Trump defends ban on travel from Europe as coronavirus worsens
US President Donald Trump defended Thursday his shock decision to impose a 30-day ban on travel from mainland Europe over the coronavirus pandemic that sent markets into a tailspin and sparked panic among stranded travellers.
As the number of number of cases and fatalities surged in Europe, governments rolled out even tighter restrictions on travel and public gatherings and major sports events were cancelled across the globe.
Europe’s epicentre Italy confirmed a grim milestone as its death toll passed 1,000, while neighbouring France announced it would close all schools nationwide and urged people over the age of 70 to stay home.
The virus, which first emerged in China in December, has quickly spread across the continent even as cases in Asia have levelled out in recent days.
China even claimed “the peak” of the epidemic had passed on its shores, as the number of infections and deaths jumped dramatically in Italy, Spain and Iran.
The virus has so far infected more than 130,000 people globally and killed over 4,900, according to an AFP tally.
Trump’s sweeping travel ban — which notably excluded Britain and Ireland — drew an angry response from EU chiefs Ursula von der Leyen and Charles Michel who rebuked his “unilateral action” and called for cooperation to fight the pandemic.
But Trump defended the move, saying Thursday “we had to move quickly”, while conceding the measures would have a “a big impact” on the economy.
His remarks came as news emerged that he met at the weekend with the Brasilian president’s communications chief who has tested positive for the virus.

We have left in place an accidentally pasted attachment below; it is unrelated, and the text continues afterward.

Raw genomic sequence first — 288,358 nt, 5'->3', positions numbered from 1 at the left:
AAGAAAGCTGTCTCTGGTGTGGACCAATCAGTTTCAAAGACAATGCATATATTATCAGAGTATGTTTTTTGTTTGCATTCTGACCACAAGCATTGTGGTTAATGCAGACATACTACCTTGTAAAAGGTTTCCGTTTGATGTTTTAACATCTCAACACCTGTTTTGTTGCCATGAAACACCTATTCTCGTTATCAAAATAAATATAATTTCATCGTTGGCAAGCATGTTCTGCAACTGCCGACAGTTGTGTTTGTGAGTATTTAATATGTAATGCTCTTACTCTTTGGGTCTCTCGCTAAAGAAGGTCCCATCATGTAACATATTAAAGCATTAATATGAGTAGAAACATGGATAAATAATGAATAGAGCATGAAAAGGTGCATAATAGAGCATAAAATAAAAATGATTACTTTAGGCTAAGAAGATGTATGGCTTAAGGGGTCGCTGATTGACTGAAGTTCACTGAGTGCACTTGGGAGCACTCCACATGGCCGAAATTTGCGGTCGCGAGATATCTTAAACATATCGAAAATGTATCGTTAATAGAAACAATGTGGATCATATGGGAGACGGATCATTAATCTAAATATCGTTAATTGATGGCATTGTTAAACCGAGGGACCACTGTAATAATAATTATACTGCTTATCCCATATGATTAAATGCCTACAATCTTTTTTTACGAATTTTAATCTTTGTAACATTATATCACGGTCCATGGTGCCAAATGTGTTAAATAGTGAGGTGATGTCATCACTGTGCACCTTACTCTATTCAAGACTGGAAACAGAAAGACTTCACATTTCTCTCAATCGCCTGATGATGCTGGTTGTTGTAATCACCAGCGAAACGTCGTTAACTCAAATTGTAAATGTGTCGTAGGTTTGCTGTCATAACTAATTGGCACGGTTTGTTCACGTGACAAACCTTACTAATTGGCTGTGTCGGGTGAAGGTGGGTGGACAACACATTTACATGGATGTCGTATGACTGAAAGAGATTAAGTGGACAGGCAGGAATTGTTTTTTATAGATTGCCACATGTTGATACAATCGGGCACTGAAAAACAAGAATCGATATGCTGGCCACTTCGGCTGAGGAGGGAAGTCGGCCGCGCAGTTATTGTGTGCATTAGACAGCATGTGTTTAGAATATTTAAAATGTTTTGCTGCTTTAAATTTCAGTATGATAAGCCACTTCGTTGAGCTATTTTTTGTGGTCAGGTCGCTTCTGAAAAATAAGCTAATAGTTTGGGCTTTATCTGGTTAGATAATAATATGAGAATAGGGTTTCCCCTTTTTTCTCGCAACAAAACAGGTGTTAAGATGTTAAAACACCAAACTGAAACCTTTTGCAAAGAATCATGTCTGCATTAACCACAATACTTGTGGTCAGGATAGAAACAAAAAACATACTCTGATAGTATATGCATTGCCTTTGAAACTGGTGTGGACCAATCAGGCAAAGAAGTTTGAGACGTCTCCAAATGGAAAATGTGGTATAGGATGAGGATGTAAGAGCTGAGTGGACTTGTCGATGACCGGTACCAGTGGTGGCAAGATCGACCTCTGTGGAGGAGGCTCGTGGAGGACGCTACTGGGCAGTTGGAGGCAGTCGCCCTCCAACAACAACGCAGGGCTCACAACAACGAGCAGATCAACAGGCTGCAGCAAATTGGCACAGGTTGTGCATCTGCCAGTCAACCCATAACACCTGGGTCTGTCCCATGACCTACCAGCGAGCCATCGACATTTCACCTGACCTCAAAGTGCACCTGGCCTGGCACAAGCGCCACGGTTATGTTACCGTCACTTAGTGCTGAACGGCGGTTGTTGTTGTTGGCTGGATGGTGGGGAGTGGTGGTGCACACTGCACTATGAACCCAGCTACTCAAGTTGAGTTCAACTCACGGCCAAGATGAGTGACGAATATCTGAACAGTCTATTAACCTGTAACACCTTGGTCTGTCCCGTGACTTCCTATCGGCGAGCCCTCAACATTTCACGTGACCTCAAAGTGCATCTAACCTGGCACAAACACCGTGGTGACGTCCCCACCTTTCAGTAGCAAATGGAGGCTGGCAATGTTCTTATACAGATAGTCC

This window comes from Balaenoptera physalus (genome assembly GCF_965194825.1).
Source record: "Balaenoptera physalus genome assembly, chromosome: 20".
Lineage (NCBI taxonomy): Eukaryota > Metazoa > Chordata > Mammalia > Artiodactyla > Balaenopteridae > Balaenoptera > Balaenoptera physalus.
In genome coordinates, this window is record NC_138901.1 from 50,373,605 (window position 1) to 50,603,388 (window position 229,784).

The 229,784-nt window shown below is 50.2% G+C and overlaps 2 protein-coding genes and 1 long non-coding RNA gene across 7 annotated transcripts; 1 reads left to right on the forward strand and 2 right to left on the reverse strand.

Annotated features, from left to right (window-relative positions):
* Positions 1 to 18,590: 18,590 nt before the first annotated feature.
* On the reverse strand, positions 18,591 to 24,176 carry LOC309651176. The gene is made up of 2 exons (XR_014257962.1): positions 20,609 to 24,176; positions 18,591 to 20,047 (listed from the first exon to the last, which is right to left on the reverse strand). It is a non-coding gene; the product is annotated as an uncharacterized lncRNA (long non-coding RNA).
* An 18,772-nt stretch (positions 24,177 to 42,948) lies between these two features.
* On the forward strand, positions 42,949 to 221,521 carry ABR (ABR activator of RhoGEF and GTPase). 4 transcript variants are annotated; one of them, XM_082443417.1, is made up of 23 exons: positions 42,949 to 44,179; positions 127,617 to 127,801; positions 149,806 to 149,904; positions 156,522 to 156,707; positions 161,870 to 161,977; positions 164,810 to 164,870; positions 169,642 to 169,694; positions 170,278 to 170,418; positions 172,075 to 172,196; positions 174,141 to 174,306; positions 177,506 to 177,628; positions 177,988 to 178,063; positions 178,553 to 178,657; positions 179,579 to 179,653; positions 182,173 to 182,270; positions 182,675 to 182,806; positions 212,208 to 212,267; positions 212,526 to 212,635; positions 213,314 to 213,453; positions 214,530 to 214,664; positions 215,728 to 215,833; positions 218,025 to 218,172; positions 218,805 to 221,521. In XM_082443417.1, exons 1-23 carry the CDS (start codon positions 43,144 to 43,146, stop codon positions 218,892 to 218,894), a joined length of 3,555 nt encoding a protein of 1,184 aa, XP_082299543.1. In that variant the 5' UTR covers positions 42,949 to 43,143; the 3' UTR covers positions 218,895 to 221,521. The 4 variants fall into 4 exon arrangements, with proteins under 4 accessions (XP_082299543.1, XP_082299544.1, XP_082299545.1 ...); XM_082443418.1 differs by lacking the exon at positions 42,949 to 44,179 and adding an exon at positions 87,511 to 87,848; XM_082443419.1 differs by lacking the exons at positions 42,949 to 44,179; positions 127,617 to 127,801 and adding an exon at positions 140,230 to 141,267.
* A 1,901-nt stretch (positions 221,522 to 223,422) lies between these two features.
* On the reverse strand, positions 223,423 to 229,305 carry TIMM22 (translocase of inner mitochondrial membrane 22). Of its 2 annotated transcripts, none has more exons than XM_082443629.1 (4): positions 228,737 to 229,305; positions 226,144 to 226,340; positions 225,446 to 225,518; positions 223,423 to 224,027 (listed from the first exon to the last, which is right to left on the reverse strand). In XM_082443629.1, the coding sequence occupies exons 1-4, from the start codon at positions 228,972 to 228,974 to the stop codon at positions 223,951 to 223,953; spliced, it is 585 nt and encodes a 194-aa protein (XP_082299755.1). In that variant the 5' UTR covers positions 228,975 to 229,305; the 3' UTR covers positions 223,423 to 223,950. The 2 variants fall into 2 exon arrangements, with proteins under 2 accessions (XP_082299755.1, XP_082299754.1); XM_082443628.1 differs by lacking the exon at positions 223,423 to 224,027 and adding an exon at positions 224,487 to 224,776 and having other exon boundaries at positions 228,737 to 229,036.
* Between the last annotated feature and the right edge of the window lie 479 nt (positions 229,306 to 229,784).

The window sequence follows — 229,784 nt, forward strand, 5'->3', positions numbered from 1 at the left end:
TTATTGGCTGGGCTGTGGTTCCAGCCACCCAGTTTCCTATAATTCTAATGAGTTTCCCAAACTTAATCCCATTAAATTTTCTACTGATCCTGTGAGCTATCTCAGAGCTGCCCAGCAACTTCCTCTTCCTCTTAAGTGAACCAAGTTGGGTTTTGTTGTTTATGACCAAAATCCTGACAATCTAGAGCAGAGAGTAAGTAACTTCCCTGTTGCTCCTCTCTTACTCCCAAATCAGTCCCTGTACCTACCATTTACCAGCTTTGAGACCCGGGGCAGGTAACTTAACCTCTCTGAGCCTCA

But the White House insisted there was no need for Trump to get tested for the virus, which has infected over 1,300 people and killed 38 in the United States.
– ‘Horror show’ – Markets nosedived on Thursday, with London, Paris and Frankfurt recording their worst day in decades as fears mounted of a global economic slowdown.
The European Central Bank unveiled a host of measures to support the economy, following big-bang interventions by the US Federal Reserve and the Bank of England.
The stock slump was a “horror show” sparked by the travel ban, which heightened “the likelihood of a global recession,” said Connor Campbell, an analyst at Spreadex.
The chaos extended to Europe’s airports, where confused travellers scrambled to redraw their plans.
“We just got off our plane and we’re going to go straight back — we can’t believe it,” said 29-year-old Tiara Streng, queueing with three friends at London’s Heathrow Airport for a return flight to Colorado.
Europe is struggling to keep a lid on the virus.
Italy clocked 189 new deaths Thursday — and more than 15,000 total infections — while Spain’s infections neared 3,000, with more than 80 fatalities.
Italy is in the grip of a lockdown never before seen in peacetime. It has ordered the closure of all stores except pharmacies and food shops in a move that has emptied world-famous tourist sites in Rome, Venice and Florence.
Some people are struggling with the restrictions.
“Bloody coronavirus, now we’re even denied our coffee? What kind of world are we living in?” lamented Roberto Fichera, a retired man in his 80s, on finding his favourite bar closed near the Colosseum in Rome.
Italy is not the only country to take unprecedented measures. Slovakia and the Czech Republic banned travellers from a host of countries on Thursday, while Ireland closed all its schools after recording its first death this week.
Other countries in the region readied for the worst, including Britain which said the real number of cases on its soil could reach 10,000 — it has 590 confirmed cases.
The EU health agency warned the risk was high that healthcare systems in the bloc will be overwhelmed.